I argue in this Review that Coal, Cages, Crisis is an invaluable story of how the strictures of racial capitalism transcend urban and rural locales often considered more alien to each other than alike.8Although Coal, Cages, Crisis focuses on rural Appalachian coal country, p. 2, this Review treats “rural” and “Appalachian” more or less synonymously because Appalachia is representative of challenges other rural regions face. Appalachia is distinct from other rural regions in some ways, such as in its mountainous terrain and its unique relationship to the coal industry. P. 10. However, Appalachia is comparable to other rural regions in many ways, including its sparse population, economic precarity, poverty, disinvestment, and environmental degradation. See p. 28. Schept notes that one-third of new prison construction from 1980 to 2000 occurred in Central Appalachia, West Texas, the Mississippi Delta, and south-central Georgia, p. 2, and that “rural areas across the United States [are] increasingly suturing their economies to prisons.” P. 10. In other words, the story in Coal, Cages, Crisis is one of urban-rural interconnectedness in varied states of unfreedom under racial capitalism. The universality of unfreedom in one shape or another, even outside the cage, illustrates the necessity of radical solidarity politics and the futility of moderation. Schept’s work demonstrates that the central fight for justice in the United States and beyond is less between urban and rural populations than it is between our socioeconomic hierarchy’s (small, overwhelmingly white) top and (voluminous, multiracial, disproportionately nonwhite) bottom. That fight is never easy, in part because racial capitalism coerces the subordinated to trade solidarity for survival.

Part I summarizes Schept’s effort in Coal, Cages, Crisis to document the rise of the carceral economy in Appalachia, the carceral economy’s relationship to coal, and the significance of both coal and cages to the human suffering created by racial capitalism. Although Coal, Cages, Crisis is not aimed at comparing urban and rural conditions due to its explicit focus on rural Appalachia (p. 5), Part II draws out the book’s themes of urban-rural interconnectedness. Oppression in one place signifies, shapes, or mirrors oppression in another—revealing the unfreedoms under racial capitalism’s structures and ideologies that transcend U.S. populations and landscapes. In particular, Schept’s framing of how racial capitalism treats urban and rural communities as waste people in waste places illustrates how common cycles of disinvestment and abuse manifest in ways tailored to their racial and geographic contexts. While those contexts vary, subordinated populations become similarly unfree even when not incarcerated. Part III highlights how the rare phenomenon of multiracial class organizing emerges convincingly from Schept’s narrative as the only chance for even a sliver of hope in beating back—or maybe just delaying for a time—the amoeba’s hungry maw.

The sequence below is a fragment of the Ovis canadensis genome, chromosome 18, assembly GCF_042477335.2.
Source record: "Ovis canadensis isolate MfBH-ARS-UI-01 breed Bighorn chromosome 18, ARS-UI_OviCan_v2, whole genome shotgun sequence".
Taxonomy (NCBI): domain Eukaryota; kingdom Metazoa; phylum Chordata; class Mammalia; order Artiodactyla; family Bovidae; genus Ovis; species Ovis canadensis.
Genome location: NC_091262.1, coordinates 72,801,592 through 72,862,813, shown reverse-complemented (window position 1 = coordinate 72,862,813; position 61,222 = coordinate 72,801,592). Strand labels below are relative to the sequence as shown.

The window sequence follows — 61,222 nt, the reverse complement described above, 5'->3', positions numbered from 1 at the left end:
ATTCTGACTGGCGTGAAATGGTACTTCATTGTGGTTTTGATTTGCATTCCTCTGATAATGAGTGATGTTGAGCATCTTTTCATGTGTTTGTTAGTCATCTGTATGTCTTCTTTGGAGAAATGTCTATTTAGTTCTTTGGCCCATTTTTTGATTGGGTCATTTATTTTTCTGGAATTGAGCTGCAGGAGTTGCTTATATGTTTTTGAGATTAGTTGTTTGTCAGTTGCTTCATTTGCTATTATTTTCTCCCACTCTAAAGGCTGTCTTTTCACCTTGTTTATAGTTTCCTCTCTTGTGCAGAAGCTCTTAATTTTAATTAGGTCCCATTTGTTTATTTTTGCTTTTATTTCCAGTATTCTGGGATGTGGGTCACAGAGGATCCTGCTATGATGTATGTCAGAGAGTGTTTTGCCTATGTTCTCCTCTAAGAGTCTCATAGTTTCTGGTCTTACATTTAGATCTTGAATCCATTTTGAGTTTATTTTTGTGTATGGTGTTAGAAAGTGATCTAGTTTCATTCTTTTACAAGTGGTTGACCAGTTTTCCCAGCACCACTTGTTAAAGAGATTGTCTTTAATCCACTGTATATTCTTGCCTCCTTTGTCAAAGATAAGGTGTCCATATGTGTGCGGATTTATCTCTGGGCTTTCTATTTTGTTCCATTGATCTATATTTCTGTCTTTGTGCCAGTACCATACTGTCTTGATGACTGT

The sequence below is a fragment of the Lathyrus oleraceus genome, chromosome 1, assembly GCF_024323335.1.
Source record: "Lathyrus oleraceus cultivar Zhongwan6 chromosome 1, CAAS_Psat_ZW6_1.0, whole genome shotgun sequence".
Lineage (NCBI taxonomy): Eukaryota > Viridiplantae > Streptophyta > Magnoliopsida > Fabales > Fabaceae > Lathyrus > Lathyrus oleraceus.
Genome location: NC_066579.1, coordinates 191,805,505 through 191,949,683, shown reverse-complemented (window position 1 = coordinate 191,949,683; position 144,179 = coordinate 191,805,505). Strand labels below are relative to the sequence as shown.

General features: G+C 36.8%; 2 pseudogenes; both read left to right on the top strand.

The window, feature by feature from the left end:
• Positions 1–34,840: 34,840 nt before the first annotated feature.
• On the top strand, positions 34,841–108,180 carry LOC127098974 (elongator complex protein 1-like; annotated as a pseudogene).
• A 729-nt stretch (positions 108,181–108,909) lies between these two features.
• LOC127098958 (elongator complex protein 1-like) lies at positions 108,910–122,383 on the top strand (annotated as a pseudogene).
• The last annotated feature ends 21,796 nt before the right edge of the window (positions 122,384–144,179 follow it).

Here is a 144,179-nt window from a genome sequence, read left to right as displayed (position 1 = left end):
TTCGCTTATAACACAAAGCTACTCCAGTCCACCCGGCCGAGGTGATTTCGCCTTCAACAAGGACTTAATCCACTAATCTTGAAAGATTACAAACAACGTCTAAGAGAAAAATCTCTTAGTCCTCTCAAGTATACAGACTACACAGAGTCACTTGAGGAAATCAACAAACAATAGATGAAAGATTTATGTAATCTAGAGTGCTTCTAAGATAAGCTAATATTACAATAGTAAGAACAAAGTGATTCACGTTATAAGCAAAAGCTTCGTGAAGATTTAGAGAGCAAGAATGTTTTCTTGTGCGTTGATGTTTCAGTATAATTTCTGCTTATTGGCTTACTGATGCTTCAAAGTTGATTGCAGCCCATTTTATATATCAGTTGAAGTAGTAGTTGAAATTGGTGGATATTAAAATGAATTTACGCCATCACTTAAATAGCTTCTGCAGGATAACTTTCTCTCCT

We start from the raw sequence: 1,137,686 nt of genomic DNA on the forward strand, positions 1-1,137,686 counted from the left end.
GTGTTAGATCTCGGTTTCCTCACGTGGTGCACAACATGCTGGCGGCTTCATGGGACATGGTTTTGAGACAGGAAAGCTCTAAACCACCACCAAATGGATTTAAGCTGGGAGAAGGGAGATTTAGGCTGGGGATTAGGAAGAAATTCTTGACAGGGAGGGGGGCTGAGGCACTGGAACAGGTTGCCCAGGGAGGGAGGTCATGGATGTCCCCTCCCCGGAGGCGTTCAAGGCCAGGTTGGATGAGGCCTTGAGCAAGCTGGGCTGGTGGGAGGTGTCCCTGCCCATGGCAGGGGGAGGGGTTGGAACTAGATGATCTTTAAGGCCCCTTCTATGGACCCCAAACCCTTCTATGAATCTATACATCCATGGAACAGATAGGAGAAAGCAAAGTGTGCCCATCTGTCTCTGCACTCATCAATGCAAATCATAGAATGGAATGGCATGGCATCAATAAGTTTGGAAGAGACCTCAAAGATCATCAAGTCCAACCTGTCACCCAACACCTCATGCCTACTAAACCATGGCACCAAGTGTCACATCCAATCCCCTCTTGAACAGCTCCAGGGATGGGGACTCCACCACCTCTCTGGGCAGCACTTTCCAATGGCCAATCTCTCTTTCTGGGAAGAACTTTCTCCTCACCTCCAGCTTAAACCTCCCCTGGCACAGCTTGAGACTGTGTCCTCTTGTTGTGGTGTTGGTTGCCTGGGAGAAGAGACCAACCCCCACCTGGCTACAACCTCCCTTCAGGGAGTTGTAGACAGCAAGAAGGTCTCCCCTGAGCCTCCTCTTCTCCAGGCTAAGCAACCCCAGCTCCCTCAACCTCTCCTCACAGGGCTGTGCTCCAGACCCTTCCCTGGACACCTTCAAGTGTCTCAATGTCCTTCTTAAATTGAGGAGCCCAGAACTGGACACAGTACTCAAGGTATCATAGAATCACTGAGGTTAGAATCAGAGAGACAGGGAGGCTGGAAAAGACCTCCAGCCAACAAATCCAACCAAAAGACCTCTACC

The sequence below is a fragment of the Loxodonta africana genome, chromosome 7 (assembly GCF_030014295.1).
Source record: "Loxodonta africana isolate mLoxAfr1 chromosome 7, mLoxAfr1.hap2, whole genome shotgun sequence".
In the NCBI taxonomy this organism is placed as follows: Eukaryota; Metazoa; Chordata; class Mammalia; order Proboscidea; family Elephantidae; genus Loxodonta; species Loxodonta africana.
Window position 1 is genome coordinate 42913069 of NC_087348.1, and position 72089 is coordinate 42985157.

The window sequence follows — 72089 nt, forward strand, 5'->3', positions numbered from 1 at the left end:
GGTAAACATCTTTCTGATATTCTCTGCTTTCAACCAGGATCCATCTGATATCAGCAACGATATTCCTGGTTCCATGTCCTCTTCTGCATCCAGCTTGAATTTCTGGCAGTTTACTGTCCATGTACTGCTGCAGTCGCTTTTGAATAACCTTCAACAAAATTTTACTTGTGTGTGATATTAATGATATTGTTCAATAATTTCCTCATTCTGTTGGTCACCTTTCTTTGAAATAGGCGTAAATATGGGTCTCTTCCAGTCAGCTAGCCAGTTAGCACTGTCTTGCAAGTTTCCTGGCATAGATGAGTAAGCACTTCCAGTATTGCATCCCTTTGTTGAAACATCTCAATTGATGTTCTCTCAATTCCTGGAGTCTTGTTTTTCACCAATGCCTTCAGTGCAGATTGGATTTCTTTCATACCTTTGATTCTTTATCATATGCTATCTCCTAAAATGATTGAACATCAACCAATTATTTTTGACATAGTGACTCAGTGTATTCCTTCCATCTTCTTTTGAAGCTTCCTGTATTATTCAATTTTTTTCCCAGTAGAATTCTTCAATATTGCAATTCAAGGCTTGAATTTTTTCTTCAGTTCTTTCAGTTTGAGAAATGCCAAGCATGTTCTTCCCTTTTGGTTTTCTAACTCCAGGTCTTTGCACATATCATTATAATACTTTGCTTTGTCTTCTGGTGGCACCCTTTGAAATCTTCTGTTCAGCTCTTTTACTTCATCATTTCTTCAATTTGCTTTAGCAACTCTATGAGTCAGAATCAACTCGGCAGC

I. Coal, Cages, Crisis: A Summary

Drawing on Schept’s “eight years of periodic ethnographic and archival research,” Coal, Cages, Crisis “examines how the prison came to shape, and take shape in, Central Appalachia” (p. 5). The study focuses on West Virginia, Virginia, Tennessee, and Kentucky (pp. 5–6). The book includes a thematic focus throughout on shrewd local government officials and their allies, actors keen on courting prisons as a path to local economic viability (pp. 8–9, 14). And indeed, Schept acknowledges, “[i]t is tempting to argue that the prison simply replaces the coal industry in Central Appalachia as a primary source of regional employment,” and as a much-needed source of revenue for local governments with strained budgets (p. 14).

However, Schept’s central thesis is not that prisons are the new coal. In fact, they likely can never be. Coal dominated Central Appalachia for more than a century and employed tens of thousands of local workers at its peak, dwarfing the number of prison jobs that can ever realistically exist (p. 15). “Rather than as punishment or economic development,” Schept argues, these coalfield prisons are proliferating “to manufacture capitalist social order amidst very real crises in the region” (p. 15).

Schept’s main argument is that “the rise of cages in the coalfields reflects a new strategy for an old project: the state’s ongoing need to manufacture and maintain capitalist social order and social relations” (p. 5). In other words, racial capitalism9I understand “racial capitalism” to refer to how “capital accumulation and labor expropriation in the United States have always relied on a racial hierarchy and the deep inequalities that hierarchy produces.” Dorothy E. Roberts, The Supreme Court, 2018 Term—Foreword: Abolition Constitutionalism, 133 Harv. L. Rev. 1, 14 n.60 (2019). and the carceral state work together to produce crises, including prison overcrowding, “deindustrialization, structural joblessness, and revenue shortages” (p. 10). In turn, the state must “try to solve crises it also helped to create” (p. 14). And it does so by putting many people in prison, employing others to imprison them, and compelling everyone who is not yet caged or caging to envision their lives and communities in relation to prisons (pp. 181–82, 190). While prisons may be branded as paths to criminal justice or economic revitalization, their main function is to maintain and secure the racial, economic, and geographic hierarchies at the heart of racial capitalism.

Coal, Cages, Crisis is organized in three parts: “Extraction and Disposal” (Part 1), “Profit and Order” (Part 2), and “Carceral Social Reproduction” (Part 3). Part 1, “Extraction and Disposal,” “examines the spatial and political relationships among coal, waste, and incarceration, focusing on sites of mountaintop removal that subsequently became the locations for prisons” (p. 29). The two chapters in Part 1 emphasize “the prison as part of a regional historical geography of waste and enclosure” (p. 29).